Curiosity, an important foundation for scientific innovation , is characterized by the drive to seek out new information , desire to explore , and joy in learning [4, 5]. Higher curiosity has been associated with numerous adaptive outcomes in childhood including more robust word acquisition , enhanced learning and exploration  and higher academic achievement [8, 9], highlighting the potential importance of fostering curiosity from an early age. Our previous work found a positive association between higher curiosity and higher academic achievement, with a greater magnitude of benefit for children with socioeconomic disadvantage , raising the possibility that promoting curiosity in young children may be one way to mitigate the achievement gap associated with poverty . To foster curiosity in early childhood, it is necessary to consider the modifiable contexts that may promote or inhibit its expression.
One potential modifiable factor associated with differences in early childhood outcomes is the amount of daily television exposure. While there is an increasing interest in the role of digital media exposure on child development, televisions are in 98% of all homes, and television viewing remains the dominant screen activity of young children, accounting for 72% of all screen time , making television exposure a relevant developmental context in young children. Children are exposed to an average of 1–4 hours of television per day [13, 14], with higher exposure in children who are economically disadvantaged [15, 16]. In previous screen-time research with infants, toddlers and preschoolers, more television exposure has been associated with impaired self- regulation [17, 18], lower language outcomes [19, 20], and lower cognitive development [21, 22], however, association with curiosity has not been examined, and is a gap in the literature. Screen media exposure, including television, can displace exploratory activities such as play and parent-child interactions  that are thought to be necessary for the cultivation of curiosity . We therefore sought to test the hypothesis that higher daily television exposure would be associated with lower curiosity (Hypothesis 1). We also considered that the association between the amount of television exposure on early childhood curiosity may be attenuated in children with higher SES, who may have other resources to foster curiosity, compared with low SES children. Therefore, we sought to test whether the association between higher daily television exposure and early childhood curiosity was moderated by SES, with a greater magnitude of effect seen in low SES /under-resourced families (Hypothesis 2).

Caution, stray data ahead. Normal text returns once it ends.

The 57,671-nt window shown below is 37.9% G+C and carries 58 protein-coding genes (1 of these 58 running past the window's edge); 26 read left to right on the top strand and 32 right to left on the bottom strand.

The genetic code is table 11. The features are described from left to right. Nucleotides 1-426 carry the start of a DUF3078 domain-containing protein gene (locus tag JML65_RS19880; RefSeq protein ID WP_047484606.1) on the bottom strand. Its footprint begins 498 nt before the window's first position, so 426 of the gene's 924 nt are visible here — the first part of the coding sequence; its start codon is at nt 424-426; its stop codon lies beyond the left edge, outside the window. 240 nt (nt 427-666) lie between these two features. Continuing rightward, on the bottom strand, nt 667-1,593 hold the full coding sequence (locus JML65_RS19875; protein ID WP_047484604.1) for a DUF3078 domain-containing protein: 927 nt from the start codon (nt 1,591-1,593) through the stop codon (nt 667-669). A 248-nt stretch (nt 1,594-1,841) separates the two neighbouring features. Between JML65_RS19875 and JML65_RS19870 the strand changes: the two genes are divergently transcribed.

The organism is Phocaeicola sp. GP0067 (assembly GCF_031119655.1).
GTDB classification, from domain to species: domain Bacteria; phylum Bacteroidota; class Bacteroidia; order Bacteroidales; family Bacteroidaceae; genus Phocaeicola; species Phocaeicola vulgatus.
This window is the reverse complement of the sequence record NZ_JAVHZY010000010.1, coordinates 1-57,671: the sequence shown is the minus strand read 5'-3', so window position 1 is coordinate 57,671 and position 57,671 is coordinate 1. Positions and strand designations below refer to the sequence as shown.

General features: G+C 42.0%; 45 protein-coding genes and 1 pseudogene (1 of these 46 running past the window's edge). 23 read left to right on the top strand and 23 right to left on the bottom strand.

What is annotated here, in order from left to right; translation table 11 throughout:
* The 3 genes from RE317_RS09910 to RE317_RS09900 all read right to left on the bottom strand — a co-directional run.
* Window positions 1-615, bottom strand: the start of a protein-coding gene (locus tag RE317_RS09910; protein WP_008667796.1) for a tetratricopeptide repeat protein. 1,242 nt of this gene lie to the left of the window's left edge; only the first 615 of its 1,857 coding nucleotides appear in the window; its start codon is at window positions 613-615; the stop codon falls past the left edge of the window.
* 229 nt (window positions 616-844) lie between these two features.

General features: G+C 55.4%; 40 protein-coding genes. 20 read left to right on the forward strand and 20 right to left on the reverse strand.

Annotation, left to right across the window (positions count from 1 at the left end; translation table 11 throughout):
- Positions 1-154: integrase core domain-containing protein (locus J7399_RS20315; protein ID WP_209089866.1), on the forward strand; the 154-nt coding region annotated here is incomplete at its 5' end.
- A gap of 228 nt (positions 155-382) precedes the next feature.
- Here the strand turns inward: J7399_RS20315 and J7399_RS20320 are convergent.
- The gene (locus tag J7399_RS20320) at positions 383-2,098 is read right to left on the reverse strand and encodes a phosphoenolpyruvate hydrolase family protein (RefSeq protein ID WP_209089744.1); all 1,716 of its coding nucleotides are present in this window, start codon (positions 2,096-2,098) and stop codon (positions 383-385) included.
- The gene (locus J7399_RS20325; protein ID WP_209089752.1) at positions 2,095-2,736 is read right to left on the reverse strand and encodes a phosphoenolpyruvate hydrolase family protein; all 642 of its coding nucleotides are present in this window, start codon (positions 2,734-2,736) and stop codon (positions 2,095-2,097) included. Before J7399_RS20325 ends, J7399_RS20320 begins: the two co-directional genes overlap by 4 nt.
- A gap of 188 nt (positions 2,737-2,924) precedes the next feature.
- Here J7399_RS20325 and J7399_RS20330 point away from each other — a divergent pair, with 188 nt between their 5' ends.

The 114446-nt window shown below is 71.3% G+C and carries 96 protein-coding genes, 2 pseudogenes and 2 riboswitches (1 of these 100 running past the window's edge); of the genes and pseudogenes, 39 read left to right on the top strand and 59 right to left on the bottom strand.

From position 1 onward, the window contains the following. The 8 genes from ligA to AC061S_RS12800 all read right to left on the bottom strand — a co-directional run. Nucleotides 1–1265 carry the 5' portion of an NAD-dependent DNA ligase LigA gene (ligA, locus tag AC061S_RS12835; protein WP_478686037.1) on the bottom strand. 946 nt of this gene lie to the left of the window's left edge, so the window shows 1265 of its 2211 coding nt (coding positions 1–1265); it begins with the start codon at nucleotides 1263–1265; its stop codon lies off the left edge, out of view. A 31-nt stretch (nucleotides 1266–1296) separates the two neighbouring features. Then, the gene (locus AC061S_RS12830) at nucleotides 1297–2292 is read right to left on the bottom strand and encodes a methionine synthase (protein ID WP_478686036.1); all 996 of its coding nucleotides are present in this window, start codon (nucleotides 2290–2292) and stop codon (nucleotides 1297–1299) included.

In addition, because development unfolds through reciprocal interactions between children and their parents, the quality of early dyadic experiences may also play a role in fostering curiosity. Previous work has demonstrated the benefits of parent conversation during shared television viewing on language development, with more frequent conversation moderating the adverse impact of heavy television exposure . Previous research has also demonstrated that parent-child conversation facilitates children’s thinking, learning and exploration (i.e., behavioral indicators of curiosity) through pedagogical exchanges . As such, we hypothesized that more frequent parent conversation during shared television viewing may be associated with higher curiosity (Hypothesis 3a) and may moderate the association between higher television exposure and curiosity (Hypothesis 3b). Furthermore, because the amount and quality of language that young children hear also varies by socioeconomic status , (e.g., the 30-million-word-gap) [28, 29], we theorized that there may be a similar “curiosity gap” among low income children who are exposed to less conversation. We hypothesized that, consistent with a cumulative risk model , socioeconomic disadvantage in combination with less frequent parental conversation may confer an added risk for lower curiosity, with greatest effects seen in children from low SES families (Hypothesis 4). The overarching aim of this work was to identify modifiable factors in the early caregiving environment (e.g., amount of early television viewing, frequency of parent conversation) which may be important for the promotion of early childhood curiosity, and to examine whether these factors were associated with differential effects in children from under-resourced families. Results from this work will help inform anticipatory guidance to promote early childhood curiosity in at risk populations.
Materials and methods
Study design and sample